The Chicken or the Egg: ACCC decides

25-Jan-2013

The ACCC has recently weighed in on the eternal question of which came first: the chicken or the free range, barn laid or cage egg. In a move that will have hens the country over clucking with approval, the ACCC has elected to veto a certification trade mark application filed by the Australian Egg Corporation Limited (AECL).

Following a range of submissions made to the ACCC, the body was of the view that AECL’s proposed standards may mislead consumers about the nature of eggs described as ‘free range’. As a consequence, AECL moved to withdraw its certification trade mark application, which was formally advertised as withdrawn 24 January 2013.

This brings to a close a saga that started 22 October 2010, when the AECL filed the certification trade mark application with the Registrar of Trade Marks at IP Australia. AECL sought in this case to bring about a Quality Assurance program for the Australian egg industry, essentially benchmarking some of the standard terms relating to store-bought eggs, and in particular the term "free range".

A certification trade mark (CTM) indicates to consumers that a product or service meets a particular standard. For example, a CTM might indicate that a product:

  • is of a particular quality
  • has been manufactured in a particular location or by using a particular process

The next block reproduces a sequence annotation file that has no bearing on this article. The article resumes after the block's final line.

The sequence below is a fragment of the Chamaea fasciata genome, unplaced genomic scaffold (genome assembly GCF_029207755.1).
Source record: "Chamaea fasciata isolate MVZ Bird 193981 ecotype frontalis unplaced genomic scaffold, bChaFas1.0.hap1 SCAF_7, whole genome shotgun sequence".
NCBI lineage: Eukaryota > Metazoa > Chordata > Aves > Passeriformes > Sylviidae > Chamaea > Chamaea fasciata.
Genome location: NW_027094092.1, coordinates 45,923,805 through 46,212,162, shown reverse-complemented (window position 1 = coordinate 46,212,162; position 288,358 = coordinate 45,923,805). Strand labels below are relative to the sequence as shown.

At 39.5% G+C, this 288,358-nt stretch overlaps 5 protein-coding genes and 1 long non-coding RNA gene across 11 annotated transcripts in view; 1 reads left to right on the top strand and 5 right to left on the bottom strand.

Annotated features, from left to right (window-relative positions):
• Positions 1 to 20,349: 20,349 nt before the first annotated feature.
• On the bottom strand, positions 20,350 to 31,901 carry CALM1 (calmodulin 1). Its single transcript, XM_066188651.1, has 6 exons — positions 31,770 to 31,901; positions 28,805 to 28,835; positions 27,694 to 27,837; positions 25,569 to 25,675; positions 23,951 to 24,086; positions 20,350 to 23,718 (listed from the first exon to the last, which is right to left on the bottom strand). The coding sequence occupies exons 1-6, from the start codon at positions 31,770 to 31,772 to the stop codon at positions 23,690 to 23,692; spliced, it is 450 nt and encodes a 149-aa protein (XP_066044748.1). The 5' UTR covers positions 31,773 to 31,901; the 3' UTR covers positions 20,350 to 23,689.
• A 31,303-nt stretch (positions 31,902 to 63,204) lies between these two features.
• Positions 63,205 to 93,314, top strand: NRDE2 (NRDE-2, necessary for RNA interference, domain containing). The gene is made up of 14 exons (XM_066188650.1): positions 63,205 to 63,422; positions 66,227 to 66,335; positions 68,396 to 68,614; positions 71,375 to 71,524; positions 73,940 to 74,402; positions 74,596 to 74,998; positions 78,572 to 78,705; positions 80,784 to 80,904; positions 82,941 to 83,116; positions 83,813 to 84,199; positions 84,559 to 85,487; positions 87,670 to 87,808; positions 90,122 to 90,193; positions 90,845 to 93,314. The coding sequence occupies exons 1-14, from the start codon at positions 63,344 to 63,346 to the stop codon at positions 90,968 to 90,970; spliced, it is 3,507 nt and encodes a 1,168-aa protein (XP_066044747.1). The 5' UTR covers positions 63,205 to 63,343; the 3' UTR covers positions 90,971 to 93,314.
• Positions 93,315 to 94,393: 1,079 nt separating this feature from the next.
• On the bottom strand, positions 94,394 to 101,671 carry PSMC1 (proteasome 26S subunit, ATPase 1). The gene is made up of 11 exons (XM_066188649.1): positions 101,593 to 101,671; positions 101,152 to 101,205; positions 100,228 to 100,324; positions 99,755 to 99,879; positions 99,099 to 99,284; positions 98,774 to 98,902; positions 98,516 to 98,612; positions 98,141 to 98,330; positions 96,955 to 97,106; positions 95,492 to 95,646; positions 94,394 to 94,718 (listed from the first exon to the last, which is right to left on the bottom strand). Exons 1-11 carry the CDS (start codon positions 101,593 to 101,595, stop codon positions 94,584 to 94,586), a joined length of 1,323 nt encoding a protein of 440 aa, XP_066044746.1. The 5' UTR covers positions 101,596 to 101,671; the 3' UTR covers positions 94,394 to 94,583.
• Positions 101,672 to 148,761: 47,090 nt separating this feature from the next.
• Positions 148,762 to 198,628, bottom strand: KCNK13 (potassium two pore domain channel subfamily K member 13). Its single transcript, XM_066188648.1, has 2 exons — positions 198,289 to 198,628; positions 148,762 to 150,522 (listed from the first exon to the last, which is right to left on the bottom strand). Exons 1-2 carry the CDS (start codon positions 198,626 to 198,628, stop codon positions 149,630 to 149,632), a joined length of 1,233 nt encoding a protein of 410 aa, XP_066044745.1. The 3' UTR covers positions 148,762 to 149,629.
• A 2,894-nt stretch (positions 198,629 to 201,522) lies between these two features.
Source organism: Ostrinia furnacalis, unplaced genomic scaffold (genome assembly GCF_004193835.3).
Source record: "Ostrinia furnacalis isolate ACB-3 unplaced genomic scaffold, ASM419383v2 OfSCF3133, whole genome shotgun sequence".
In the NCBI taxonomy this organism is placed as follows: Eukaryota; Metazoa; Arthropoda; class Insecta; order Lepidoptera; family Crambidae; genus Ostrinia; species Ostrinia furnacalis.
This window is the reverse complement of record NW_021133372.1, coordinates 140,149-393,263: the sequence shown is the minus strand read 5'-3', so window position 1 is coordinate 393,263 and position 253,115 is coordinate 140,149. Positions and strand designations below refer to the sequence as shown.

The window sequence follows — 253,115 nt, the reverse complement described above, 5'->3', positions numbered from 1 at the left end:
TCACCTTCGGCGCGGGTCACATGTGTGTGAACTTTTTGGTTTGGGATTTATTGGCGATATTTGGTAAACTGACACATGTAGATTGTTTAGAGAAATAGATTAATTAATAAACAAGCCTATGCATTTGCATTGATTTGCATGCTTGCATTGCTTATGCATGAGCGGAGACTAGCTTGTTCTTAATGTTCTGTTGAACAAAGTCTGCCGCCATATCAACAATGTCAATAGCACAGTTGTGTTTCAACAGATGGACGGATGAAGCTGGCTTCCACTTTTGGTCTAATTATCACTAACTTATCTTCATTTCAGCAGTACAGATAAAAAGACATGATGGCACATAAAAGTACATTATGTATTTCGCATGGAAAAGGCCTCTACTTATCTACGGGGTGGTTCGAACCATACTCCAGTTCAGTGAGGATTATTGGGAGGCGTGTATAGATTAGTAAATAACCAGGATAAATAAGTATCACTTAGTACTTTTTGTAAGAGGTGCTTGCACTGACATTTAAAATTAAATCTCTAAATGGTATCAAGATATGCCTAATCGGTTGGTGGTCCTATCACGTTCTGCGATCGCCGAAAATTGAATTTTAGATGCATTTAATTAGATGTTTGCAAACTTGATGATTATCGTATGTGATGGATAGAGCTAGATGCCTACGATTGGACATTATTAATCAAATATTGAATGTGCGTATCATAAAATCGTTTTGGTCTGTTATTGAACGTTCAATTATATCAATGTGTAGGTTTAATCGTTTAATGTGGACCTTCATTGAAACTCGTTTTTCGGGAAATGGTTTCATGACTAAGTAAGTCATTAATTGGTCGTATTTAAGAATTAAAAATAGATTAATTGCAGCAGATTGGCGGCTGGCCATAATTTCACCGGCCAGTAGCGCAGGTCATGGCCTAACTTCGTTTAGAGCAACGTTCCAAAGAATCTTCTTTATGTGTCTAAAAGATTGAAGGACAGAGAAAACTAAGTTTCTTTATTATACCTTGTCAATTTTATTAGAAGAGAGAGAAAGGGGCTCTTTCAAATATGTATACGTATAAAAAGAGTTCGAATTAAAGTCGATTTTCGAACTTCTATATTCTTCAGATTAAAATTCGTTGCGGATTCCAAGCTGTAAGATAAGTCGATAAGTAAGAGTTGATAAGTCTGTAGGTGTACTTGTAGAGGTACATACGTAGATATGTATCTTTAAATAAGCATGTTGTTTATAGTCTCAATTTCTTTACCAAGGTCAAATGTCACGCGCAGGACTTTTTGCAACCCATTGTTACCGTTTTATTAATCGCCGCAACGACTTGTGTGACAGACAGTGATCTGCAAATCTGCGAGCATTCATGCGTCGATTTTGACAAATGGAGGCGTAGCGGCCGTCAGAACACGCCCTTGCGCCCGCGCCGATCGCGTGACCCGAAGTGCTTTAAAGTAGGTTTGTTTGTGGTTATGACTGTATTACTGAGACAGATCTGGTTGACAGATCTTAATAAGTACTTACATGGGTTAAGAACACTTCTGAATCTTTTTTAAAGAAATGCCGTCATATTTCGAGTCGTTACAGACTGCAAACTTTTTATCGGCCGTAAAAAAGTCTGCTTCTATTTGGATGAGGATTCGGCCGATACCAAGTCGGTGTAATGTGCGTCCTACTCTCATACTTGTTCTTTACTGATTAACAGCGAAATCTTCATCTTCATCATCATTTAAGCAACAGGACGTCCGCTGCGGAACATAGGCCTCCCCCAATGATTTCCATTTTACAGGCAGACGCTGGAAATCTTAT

• is made from particular materials or ingredients
  • is suited to a particular task.

ACCC consideration and approval is required before certification trade mark applications can be registered under the Trade Marks Act.

AECL's certification trade mark application was always bound to be controversial and so it proved - the ACCC received a broad range of submissions relating to the proposed guidelines accompanying the certification trade mark application. The weight of opinion was that AECL's proposed standards did not accord with consumer expectations about the free range production of eggs. As one might expect, consumer expectations can diverge quite widely from actual commercial farming practices - with the result that the ACCC decided that it could not back AECL's application. 

The AECL has announced that it intends to review the matter, and press its case with a revised application in time, once it has thoroughly reviewed its position.

by David Perkins